Ministers, provinces and local councils have reached agreement on providing ‘semi-permanent’ homes for 24,000 refugees with residency permits as well as 2,500 emergency places per province.
Some 14,000 homes will be created in the short term and a further 10,000 will be developed later, officials decided at a top-level meeting on Friday.
The lack of social housing for registered refugees means action needs to be taken to provide alternative accommodation and free up space in the reception centres for new arrivals, ministers say.
By establishing temporary accommodation around the country, the much-criticised emergency centres in sports halls, tents and army barracks can be closed down.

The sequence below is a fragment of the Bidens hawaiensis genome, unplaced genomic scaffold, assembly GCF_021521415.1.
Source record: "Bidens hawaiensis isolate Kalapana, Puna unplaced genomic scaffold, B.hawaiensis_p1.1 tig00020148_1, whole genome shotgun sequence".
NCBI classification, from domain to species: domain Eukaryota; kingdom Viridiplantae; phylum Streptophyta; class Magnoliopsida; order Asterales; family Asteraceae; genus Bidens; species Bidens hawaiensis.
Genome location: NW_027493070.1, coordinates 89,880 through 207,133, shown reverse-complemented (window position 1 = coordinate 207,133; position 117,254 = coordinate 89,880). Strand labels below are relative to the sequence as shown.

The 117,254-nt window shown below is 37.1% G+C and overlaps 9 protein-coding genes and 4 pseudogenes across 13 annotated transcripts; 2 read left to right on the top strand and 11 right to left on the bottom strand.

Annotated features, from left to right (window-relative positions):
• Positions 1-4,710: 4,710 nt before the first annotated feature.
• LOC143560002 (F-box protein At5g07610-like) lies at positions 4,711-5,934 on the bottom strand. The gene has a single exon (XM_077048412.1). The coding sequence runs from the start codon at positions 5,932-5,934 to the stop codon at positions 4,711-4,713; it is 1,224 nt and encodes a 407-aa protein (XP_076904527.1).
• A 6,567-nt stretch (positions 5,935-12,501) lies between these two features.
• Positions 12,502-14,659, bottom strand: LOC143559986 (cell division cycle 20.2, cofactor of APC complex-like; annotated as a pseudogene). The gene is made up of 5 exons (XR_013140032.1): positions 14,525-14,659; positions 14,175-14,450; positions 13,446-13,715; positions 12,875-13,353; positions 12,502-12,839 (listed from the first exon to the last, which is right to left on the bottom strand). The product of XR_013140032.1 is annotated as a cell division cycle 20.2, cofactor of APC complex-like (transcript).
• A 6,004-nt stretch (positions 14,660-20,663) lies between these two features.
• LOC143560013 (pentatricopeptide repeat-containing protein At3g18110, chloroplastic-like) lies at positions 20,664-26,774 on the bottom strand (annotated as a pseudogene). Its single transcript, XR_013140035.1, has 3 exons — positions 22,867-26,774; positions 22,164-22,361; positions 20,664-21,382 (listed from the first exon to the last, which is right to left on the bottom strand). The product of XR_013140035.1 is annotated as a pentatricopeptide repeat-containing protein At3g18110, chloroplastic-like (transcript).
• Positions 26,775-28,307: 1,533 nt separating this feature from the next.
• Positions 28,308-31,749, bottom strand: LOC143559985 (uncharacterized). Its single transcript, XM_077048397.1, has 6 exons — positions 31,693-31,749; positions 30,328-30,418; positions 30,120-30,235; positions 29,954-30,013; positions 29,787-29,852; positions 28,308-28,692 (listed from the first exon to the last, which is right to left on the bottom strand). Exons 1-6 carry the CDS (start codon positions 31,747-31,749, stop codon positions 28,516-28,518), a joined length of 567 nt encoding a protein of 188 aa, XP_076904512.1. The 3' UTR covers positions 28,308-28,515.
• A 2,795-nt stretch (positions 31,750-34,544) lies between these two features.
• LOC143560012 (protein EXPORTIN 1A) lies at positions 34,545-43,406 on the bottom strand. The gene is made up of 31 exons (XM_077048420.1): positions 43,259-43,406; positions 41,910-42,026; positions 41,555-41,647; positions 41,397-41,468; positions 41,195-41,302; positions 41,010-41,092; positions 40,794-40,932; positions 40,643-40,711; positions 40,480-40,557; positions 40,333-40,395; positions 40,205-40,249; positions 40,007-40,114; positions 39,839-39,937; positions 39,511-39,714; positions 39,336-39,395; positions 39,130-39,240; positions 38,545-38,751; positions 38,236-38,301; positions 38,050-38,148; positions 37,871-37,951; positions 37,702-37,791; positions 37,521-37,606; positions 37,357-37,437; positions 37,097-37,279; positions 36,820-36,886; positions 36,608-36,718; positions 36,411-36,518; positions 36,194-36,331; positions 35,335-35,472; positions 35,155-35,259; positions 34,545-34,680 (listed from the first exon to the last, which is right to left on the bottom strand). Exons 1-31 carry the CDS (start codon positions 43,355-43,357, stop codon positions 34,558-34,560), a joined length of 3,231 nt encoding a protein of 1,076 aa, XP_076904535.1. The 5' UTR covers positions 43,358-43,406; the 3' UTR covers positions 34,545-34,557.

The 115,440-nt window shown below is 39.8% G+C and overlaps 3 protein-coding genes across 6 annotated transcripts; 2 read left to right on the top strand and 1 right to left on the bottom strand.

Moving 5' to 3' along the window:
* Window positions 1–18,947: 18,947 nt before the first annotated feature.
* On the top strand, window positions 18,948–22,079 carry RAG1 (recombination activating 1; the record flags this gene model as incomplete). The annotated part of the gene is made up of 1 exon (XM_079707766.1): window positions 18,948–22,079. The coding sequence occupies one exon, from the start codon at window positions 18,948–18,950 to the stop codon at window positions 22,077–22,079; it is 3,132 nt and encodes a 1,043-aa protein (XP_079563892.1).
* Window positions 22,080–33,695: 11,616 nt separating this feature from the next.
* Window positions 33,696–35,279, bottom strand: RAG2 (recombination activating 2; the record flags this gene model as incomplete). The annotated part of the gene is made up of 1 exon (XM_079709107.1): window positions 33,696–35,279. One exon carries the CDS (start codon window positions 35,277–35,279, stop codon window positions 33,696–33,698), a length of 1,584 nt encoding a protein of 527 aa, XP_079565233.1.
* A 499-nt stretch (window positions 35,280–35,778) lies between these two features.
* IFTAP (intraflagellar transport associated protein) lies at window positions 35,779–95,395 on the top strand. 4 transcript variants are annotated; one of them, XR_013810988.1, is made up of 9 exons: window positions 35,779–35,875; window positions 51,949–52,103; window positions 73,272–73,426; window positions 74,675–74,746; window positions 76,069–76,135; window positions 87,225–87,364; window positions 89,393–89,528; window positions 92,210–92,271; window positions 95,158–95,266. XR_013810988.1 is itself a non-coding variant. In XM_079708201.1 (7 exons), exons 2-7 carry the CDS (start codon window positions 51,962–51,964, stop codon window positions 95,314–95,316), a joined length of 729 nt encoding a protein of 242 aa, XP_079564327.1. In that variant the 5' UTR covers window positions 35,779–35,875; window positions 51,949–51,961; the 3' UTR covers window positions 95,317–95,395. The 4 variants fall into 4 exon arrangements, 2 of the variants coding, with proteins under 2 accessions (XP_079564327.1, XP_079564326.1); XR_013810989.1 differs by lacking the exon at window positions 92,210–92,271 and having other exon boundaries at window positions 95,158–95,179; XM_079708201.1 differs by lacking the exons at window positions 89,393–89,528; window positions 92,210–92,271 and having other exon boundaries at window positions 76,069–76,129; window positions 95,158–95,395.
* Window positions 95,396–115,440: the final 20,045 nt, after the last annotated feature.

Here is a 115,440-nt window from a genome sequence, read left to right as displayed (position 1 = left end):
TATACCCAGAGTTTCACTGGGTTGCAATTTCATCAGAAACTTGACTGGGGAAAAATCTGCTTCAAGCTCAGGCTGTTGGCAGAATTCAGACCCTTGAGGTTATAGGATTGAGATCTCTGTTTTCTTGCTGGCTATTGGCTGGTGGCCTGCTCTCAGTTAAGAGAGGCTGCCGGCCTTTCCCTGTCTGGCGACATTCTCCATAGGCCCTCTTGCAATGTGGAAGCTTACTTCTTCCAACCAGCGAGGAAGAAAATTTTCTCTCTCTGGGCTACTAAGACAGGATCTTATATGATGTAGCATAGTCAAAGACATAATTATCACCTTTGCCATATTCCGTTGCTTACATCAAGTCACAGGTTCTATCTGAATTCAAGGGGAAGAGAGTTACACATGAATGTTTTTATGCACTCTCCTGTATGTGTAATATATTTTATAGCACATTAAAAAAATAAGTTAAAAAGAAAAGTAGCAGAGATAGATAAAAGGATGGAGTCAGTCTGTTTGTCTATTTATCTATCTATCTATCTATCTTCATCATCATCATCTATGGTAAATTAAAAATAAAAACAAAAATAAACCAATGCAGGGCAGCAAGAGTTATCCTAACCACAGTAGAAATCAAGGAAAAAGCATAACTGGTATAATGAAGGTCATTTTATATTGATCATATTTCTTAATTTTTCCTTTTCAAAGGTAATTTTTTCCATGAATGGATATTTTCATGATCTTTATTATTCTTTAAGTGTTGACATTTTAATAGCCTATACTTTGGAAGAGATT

Prime minister Mark Rutte said after the talks that efforts are continuing to stem the flow of refugees at an international level. In the meantime, people who come to the Netherlands should be offered austere but decent accommodation, the prime minister said.
Agreements have also been made on the integration of refugees into Dutch society. Social affairs minister Lodewijk Asscher is quoted by news agency ANP as saying that the Netherlands must learn the ‘lessons from the past’ and start the integration process sooner.
Refugees with residency permits will start language lessons sooner and be screened to determine what sort of work they can do, Asscher said.
They will also have to learn Dutch values and sign a participation agreement in which they pledge to uphold these values and take part in Dutch society.
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